pH as low as 6.5 is OK, but by 6.0 the bacteria are not going to be doing very well. They are still there, and will recover pretty well when conditions get better.
Temperature almost to freezing is OK, but they must not freeze, and they are not very active at all. They do survive in a pond, but they are slow to warm up and get going in the spring. This is where you might need to grow some in a bucket in a warm place and supplement the pond population. Too warm is not good, either. Tropical or room temperature tank temperatures are best. (68 to 85*F or 20 to 28*C)
Moderate oxygen can be tolerated for a while. However, to remove lots of ammonia and nitrite these bacteria must have oxygen. They turn one into the other by adding oxygen. If you must stop running the filter for an hour or so, no problem. If longer, remove the media and keep it where it will get more oxygen.
Once the bacteria are established they can tolerate some fish medicines. This is because they live in a complex film called Bio film on all the surfaces in the filter and the tank. Medicines do not enter the bio film well.
These bacteria do not need to live under water. They do just fine in a humid location. They live in healthy garden soil, as well as wet locations.

C) Planted tanks may not tolerate 3 ppm or 5 ppm ammonia. It is possible to cycle the tank at lower levels of ammonia so the plants do not get ammonia burn. Add ammonia to only 1 ppm, but test twice a day, and add ammonia as needed to keep it at 1 ppm. The plants are also part of the bio filter, and you may be able to add the fish sooner, if the plants are thriving.
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post #3 of 19 (permalink) Old 01-15-2016, 11:47 PM
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Will I still be able to track the cycle?

You can go on to the planted tank from day 1, chose a good substrate like ADA Aquasoil that is rich in NH4, and you will be able to measure NH3 spike, next the NO2, and finaly NO3, it will be fish safe aproximatly on the 28day from start Up .

Best Regards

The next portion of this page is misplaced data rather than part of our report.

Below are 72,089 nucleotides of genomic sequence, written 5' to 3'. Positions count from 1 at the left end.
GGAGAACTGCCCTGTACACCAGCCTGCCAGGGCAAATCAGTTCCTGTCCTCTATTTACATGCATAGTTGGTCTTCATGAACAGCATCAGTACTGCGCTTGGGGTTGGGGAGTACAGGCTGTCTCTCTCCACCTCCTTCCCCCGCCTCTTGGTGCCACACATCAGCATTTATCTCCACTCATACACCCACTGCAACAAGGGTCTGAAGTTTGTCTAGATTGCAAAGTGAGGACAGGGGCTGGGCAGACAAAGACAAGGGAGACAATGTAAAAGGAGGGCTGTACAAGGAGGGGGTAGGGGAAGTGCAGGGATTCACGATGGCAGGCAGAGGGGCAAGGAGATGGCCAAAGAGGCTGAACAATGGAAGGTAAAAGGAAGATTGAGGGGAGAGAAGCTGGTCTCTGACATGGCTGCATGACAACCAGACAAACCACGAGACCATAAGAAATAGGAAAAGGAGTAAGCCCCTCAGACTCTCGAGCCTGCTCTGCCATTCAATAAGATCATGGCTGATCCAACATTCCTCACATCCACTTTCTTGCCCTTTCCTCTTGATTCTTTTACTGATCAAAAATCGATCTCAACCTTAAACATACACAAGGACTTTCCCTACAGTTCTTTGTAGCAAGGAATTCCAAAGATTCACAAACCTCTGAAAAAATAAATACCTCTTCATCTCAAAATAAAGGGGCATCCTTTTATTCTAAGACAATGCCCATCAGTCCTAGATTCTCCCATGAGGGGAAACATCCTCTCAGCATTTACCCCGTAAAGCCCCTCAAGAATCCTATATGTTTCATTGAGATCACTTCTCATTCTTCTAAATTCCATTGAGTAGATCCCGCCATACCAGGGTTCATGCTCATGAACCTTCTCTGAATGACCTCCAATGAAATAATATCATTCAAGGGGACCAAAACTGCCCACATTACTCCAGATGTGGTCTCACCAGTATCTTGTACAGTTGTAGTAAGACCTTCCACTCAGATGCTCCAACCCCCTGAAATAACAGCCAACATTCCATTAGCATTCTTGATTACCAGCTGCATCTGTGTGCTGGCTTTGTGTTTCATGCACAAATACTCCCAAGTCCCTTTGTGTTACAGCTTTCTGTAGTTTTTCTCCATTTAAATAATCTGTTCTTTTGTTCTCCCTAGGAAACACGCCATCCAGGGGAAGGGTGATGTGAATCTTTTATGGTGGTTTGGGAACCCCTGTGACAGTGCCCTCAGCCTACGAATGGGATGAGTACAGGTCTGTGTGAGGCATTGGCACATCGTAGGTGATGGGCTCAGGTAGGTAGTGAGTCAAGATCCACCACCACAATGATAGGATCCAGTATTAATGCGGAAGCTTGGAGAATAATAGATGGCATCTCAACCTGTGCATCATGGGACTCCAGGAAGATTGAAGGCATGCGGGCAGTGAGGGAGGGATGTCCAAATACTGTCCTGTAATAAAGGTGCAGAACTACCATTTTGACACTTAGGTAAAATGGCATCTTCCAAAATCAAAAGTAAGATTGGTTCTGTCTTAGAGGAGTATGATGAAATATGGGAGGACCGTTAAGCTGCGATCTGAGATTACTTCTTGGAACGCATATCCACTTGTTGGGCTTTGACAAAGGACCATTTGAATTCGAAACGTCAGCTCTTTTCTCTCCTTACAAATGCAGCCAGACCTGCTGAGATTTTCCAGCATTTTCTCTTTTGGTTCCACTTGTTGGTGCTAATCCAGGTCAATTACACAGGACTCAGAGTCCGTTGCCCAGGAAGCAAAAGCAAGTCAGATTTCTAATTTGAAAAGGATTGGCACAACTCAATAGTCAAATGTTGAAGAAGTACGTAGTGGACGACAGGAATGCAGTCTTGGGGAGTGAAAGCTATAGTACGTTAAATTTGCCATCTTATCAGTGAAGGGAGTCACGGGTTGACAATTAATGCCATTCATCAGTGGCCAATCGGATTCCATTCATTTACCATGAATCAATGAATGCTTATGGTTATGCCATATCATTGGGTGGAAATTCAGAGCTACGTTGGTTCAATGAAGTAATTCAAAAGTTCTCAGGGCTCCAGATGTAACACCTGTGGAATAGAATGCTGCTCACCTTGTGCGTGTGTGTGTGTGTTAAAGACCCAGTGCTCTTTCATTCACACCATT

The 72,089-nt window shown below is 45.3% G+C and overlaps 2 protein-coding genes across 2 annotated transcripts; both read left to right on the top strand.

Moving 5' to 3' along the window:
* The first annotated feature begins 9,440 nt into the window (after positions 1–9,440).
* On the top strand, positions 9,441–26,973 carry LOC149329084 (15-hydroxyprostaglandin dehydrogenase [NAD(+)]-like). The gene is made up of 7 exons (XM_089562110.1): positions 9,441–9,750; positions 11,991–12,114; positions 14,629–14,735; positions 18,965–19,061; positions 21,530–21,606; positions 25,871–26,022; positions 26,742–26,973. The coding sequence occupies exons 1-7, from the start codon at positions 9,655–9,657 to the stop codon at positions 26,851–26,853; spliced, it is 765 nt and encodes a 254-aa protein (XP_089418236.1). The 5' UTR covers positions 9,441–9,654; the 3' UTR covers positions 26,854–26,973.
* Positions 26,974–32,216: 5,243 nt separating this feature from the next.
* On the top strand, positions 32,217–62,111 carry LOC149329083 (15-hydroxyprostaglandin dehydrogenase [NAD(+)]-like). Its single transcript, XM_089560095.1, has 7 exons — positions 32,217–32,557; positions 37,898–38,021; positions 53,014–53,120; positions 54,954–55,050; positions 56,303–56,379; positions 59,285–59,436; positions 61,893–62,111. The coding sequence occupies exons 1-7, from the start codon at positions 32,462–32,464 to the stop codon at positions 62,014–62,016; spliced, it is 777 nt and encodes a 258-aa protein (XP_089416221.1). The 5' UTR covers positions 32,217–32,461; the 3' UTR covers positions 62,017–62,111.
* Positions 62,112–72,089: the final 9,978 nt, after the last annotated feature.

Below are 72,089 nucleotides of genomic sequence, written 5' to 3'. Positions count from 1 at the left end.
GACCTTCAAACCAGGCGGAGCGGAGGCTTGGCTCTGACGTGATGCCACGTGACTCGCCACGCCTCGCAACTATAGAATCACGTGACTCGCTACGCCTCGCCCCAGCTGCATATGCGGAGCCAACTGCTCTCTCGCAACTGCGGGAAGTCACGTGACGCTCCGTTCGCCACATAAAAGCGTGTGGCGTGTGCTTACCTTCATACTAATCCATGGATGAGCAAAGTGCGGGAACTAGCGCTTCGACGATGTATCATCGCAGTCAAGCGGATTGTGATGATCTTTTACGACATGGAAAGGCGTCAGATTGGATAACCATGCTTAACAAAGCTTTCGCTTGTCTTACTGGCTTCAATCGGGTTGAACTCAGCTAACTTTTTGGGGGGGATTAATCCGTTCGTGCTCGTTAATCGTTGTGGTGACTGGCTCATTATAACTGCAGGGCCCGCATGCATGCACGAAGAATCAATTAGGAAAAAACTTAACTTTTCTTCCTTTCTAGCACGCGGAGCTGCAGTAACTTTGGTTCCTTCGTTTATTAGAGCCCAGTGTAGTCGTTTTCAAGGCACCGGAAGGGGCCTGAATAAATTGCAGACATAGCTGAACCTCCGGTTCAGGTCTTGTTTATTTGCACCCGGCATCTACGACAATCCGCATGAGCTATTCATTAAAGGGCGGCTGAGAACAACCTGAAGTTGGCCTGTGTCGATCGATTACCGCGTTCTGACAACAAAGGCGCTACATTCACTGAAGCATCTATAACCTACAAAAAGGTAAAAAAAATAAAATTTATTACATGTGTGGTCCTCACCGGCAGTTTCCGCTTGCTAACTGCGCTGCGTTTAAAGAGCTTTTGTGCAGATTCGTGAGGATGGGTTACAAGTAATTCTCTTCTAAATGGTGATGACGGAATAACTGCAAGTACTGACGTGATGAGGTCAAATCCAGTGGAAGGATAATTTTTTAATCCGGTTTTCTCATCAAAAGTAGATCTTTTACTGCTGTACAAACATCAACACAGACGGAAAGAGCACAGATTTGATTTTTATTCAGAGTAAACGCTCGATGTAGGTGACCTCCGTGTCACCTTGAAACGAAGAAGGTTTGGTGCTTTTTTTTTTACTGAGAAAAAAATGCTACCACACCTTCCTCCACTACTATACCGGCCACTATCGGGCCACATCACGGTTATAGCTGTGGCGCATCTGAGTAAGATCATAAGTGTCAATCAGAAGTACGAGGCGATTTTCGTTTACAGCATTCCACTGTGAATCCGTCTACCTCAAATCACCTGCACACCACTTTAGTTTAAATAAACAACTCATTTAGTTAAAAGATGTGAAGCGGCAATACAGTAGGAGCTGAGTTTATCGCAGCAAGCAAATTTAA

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post #4 of 19 (permalink) Old 01-17-2016, 01:47 PM
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I kept close track the first time I cycled a tank. Even drew a little color graph so I could visualize what was going on. It looks messy but you can see it- yellow marker was ammonia- first spike, orange was nitrite- second spike, red was nitrates- huge spike at the end. Blue marker was my pH. Are you going to have your kids chart it out something like this, that would be great for them to learn from.
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post #5 of 19 (permalink) Old 01-17-2016, 09:23 PM
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The plants shouldn't make a massive dent in the cycle. But to see the cycle more clearly, you should probably do the cycle without the plants.

If you have another tank (at a later date or whatever), you can do the cycle with the plants showing the differences.

Feel free to edit.
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post #6 of 19 (permalink) Old 01-17-2016, 11:58 PM Thread Starter
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@JJ09 yes, that was exactly what I had in mind, thanks for the visual. When we finish, we can even compare to yours and see variation.

@Audionut I'll keep that in mind. Doing it without the plants seems like it would be the way to go. It would be a shame to go to all the trouble and have the plants throw it off. Seeing that at a later time would be interesting; first time through would just be counterproductive.

Bump: Oops, thought I'd posted a couple days ago. Thanks to Diana and Nuno for replies also!
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post #7 of 19 (permalink) Old 01-18-2016, 06:01 PM
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Why not take your experiment one step further with the kids? Run two (or more) cycles at the same time in different containers (doesn't have to be a "fishtank" as even a bucket or other container would work). Allow one to be a control with just water and the other will have water and plants. Use the fishless cycle so you can always add the exact same amount of ammonia to both tanks and see how the cycle works out with and without the plants.